Right now, Almanfi only refers patients with symptomatic severe TR ineligible for surgery to centers participating in the clinical trials, but these new data are informative. “The ratio is really nice,” he said, noting that it provides clinical value by helping identify patients who might benefit most from TTVI. Even without the availability of transcatheter options, Almanfi said he’ll pay more attention to the prognostic information gleaned from TAPSE and mPAP.

Validation in Other Cohorts

In an editorial, Georg Nickenig, MD, and Atsushi Sugiura, MD, PhD (both University Hospital Bonn, Germany), say that these data align with those reported in the TriValve registry that also showed no significant difference in mortality between men and women treated with TTVI. Importantly, they point out, it remains unclear if TTVI improves the survival of TR patients in general. In the TRILUMINATE Pivotal study, there was no survival benefit with TEER.

The editorialists congratulate the study authors on showing the prognostic significance of right ventricular-pulmonary artery coupling based on sex, noting that right ventricular function and pulmonary circulation are interdependent. While these measures are easily obtained on echocardiography and with a right-heart catheterization, the sex-specific cutoffs will need to be validated in future analyses, they add.

“Given the inherent selection bias for TTVI, it would be imperative to investigate the value and predictive power of TAPSE/mPAP in an all-comers population with TR,” write Nickenig and Sugiura. “Only then could this parameter be used in the guidance of patient selection and the timing of intervention.”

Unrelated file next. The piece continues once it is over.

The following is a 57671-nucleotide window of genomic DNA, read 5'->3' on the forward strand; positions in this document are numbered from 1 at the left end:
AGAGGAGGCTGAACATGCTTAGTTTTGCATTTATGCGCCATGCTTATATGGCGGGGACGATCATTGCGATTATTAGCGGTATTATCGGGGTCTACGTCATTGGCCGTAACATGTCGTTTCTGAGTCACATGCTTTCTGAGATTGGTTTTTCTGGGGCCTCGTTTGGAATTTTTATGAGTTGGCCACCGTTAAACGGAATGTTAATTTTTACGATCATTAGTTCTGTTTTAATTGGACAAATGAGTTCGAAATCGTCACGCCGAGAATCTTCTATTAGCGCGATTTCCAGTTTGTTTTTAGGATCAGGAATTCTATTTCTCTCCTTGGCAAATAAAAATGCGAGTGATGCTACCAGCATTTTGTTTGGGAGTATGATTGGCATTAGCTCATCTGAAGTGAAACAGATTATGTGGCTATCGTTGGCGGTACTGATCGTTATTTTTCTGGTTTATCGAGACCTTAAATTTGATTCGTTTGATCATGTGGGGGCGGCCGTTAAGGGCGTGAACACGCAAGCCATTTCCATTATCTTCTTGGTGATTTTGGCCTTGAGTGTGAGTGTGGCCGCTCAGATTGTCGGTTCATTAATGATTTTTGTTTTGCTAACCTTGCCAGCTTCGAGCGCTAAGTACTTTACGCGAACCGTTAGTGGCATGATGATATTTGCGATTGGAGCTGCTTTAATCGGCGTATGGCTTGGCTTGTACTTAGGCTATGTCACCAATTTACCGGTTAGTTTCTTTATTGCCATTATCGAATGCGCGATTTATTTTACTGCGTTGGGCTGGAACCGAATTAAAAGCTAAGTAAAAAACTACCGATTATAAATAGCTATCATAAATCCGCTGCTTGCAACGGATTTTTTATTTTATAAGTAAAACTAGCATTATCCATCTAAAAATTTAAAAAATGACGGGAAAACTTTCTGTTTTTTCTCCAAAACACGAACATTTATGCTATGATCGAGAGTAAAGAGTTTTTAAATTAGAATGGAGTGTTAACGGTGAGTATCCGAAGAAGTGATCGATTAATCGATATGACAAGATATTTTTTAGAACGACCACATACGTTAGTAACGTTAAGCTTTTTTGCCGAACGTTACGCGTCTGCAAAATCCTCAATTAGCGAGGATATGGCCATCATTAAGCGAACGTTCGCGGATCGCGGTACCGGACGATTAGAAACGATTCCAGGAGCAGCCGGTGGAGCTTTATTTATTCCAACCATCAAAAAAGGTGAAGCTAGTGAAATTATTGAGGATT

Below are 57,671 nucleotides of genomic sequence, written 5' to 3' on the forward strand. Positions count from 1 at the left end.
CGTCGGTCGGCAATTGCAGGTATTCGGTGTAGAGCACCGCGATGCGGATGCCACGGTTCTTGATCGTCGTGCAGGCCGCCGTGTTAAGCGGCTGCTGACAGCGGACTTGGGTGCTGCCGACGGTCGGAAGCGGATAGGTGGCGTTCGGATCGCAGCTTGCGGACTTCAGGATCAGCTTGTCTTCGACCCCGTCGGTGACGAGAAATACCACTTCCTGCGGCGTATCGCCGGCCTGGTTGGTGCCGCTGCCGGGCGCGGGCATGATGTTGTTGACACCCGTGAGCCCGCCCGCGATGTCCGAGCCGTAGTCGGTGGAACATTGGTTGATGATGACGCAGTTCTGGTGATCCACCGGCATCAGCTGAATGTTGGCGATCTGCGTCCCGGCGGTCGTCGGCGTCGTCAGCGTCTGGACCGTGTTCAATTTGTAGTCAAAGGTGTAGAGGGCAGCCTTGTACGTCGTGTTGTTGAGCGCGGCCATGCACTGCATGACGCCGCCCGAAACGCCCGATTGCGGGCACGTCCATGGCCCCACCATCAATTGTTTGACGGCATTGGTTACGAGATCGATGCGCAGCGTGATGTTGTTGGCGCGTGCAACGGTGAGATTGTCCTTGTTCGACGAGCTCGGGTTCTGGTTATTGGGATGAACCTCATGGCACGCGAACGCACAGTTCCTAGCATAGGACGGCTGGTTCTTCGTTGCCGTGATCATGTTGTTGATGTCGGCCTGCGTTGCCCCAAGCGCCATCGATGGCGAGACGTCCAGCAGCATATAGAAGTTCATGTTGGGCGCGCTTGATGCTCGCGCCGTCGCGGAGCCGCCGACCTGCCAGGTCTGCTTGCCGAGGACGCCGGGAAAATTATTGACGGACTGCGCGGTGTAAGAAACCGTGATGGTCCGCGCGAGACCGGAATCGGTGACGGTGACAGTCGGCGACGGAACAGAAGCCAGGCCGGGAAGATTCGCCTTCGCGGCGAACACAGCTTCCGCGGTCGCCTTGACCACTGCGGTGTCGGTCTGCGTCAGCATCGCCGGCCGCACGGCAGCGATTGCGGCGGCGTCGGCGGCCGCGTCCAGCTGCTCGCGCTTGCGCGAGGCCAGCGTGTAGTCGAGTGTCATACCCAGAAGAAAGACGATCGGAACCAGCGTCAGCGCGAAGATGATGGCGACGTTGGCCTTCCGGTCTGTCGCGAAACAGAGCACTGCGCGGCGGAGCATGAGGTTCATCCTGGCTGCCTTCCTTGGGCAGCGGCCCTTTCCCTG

Michael O’Riordan is the Managing Editor for TCTMD. He completed his undergraduate degrees at Queen’s University in Kingston, ON, and…

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  • Fortmeier V, Lachmann M, Körber MI, et al. Sex-related differences in clinical characteristics and outcome prediction among patients undergoing transcatheter tricuspid valve intervention. J Am Coll Cardiol Intv. 2023;Epub ahead of print.

  • Nickenig G, Sugiura A. Sex and TTVI: equality in efficacy. J Am Coll Cardiol Intv. 2023;Epub ahead of print.

  • Nickenig reports honoraria for lectures or advisory boards from Abbott, Edwards Lifesciences, Medtronic, and St. Jude Medical.
  • Sugiura reports honoraria for lectures from Abbott and Edwards Lifesciences.
  • Fortmeier and Rudolph report no relevant conflicts of interest.